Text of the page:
Journalistic Duties from Newtown to Los Angeles

Reporters do it all the time.  Exclude relevant and pertinent information from their reports. Unilaterally decide when not to honor journalists’ “people’s right to know” mantra.

I did it at least once when I worked in the newspaper business. The cop beat reporter at the Pasadena, California, Star News where I was city editor had learned a detail in an especially grisly murder that he was concerned would imperil the life of someone who knew the victim if he included it in his story.

Not even a close call, so far as I was concerned. He left it out.

Newtown Bee reporter John Voket left out not just a detail in the Sandy Hook Elementary School massacre, but a day full of conversations among students’ families; city, school and law enforcement officials, and members of the clergy.

Voket was in the Newtown firehouse with parents who were united with their children who had not been harmed and with those whose children had been killed.

Voket is quoted in this week’s New Yorker magazine as saying his moral obligation to not write about those conversations superseded his journalistic duty to write about them.

Reading about Voket’s decision reminded me not about the omitted information in the Pasadena murder story, but about my role as information officer and media liaison for the Los Angeles Superior Court where I worked after leaving the Pasadena newspaper.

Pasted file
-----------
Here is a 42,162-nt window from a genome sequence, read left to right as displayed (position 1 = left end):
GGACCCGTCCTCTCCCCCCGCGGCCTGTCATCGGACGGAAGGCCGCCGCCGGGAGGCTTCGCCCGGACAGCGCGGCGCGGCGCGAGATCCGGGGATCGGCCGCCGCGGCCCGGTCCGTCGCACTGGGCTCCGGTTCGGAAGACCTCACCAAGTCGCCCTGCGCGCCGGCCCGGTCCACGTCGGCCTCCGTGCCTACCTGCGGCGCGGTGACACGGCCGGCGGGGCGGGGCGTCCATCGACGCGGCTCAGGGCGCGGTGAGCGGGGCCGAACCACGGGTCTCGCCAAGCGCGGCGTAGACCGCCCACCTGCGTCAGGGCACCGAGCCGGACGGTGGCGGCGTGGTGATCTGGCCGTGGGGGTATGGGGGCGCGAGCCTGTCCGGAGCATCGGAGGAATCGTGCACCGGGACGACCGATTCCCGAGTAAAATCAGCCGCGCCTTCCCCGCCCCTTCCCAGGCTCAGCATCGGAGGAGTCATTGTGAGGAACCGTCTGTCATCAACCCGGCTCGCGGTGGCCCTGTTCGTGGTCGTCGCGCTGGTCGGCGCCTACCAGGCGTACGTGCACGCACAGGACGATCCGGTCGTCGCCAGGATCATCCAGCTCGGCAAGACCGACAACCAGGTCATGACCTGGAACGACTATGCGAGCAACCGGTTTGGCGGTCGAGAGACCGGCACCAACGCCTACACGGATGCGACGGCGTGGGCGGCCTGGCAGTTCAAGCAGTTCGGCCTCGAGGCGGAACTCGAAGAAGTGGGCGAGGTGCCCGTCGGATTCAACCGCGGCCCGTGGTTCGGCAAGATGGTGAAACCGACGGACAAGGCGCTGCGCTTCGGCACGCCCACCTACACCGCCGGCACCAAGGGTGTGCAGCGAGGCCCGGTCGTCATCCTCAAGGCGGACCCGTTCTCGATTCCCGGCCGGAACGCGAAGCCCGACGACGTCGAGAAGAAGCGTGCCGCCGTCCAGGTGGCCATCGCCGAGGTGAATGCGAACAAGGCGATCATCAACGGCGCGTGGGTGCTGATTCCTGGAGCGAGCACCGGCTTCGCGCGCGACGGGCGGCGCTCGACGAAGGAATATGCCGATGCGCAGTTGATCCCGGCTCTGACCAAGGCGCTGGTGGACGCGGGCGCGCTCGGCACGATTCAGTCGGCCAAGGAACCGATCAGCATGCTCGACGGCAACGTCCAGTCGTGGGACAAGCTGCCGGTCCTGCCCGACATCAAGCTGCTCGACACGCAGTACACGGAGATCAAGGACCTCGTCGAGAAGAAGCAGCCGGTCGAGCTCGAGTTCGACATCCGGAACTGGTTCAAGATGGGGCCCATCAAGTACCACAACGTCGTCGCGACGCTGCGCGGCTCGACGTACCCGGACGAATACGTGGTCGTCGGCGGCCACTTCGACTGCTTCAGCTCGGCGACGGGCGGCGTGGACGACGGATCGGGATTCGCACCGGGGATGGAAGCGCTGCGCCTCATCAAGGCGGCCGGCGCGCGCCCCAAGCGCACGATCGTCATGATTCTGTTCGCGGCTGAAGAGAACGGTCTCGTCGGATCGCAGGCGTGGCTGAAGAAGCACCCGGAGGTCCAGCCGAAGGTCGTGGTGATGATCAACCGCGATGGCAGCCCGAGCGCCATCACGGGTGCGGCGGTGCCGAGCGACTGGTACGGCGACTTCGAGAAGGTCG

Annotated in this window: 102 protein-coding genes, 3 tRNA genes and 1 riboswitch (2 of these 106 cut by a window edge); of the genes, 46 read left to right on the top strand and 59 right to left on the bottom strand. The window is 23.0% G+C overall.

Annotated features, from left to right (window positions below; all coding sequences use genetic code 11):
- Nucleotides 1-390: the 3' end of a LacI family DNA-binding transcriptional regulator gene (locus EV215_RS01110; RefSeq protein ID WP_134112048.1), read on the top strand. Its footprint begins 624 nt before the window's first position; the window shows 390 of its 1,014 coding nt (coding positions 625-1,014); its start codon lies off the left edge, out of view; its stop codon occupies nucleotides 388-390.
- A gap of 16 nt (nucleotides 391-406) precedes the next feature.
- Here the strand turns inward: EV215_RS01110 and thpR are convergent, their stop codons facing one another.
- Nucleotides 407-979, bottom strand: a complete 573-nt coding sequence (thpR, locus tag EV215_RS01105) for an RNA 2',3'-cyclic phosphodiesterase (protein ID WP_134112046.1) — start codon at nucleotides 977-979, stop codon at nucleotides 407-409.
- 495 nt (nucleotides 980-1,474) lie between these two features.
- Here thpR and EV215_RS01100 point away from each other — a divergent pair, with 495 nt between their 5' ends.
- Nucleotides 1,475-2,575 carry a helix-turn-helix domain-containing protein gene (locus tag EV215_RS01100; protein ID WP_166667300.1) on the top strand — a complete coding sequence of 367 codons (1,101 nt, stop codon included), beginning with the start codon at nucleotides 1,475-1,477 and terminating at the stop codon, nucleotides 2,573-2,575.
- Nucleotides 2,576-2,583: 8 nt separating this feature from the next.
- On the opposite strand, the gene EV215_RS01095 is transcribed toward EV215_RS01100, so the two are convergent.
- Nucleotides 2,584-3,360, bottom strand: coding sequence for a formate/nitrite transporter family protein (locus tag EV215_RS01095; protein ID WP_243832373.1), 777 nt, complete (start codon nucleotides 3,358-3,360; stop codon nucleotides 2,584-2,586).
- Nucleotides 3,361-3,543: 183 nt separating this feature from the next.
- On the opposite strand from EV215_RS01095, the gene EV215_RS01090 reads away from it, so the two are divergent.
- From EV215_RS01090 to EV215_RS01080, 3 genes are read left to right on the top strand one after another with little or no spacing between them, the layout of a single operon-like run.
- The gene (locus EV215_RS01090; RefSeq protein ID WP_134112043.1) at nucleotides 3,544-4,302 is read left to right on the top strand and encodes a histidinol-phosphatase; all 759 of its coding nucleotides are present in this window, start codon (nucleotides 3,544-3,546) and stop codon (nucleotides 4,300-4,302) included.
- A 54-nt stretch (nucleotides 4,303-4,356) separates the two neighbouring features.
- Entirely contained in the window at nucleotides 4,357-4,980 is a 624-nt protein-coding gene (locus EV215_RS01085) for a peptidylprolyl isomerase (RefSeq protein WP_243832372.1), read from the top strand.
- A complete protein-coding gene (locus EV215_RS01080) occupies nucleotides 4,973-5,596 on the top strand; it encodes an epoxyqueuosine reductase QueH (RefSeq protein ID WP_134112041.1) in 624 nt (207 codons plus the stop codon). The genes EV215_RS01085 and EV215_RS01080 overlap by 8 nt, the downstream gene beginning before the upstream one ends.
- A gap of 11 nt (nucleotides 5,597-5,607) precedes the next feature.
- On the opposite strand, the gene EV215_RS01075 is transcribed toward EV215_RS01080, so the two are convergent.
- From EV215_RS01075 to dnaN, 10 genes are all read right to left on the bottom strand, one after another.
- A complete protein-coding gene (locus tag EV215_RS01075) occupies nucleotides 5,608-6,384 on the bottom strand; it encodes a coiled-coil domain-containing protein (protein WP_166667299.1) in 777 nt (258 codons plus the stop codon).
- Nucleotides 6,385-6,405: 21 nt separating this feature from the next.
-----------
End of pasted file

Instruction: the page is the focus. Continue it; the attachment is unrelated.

Serving in that capacity was almost a role reversal from working as a journalist. Although it took a couple of years for the hundreds of judges with the Los Angeles court to trust me — most initially considered me the enemy since I had been a member of the feared and hated news media — eventually most did.

Consequently, I had daily access to confidential information, documents, judges’ chambers and conversations that stayed with me. Never in all of my years with the court did I give a tip, preferential treatment or sealed documents to any member of the media. Never did I pass on to anyone in the media anything I discussed with any judge without the judge knowing and saying it was OK. I didn’t even tell judges what I discussed with other judges in private conversations.

I stuck with that commitment until six years after I left the court. That’s when I wrote Anatomy of a Trial.  My rationale for including behind-the-scenes conversations at the court was that a greater good would be served by showing the long-term impact media coverage of the 1995 O.J. Simpson criminal trial had on the judiciary and on public perception.

So, I empathize with John Voket and will understand if he ever decides to write about what had to be heart-rending and gut-wrenching  conversations in one of the most tragic episodes in this country’s history.


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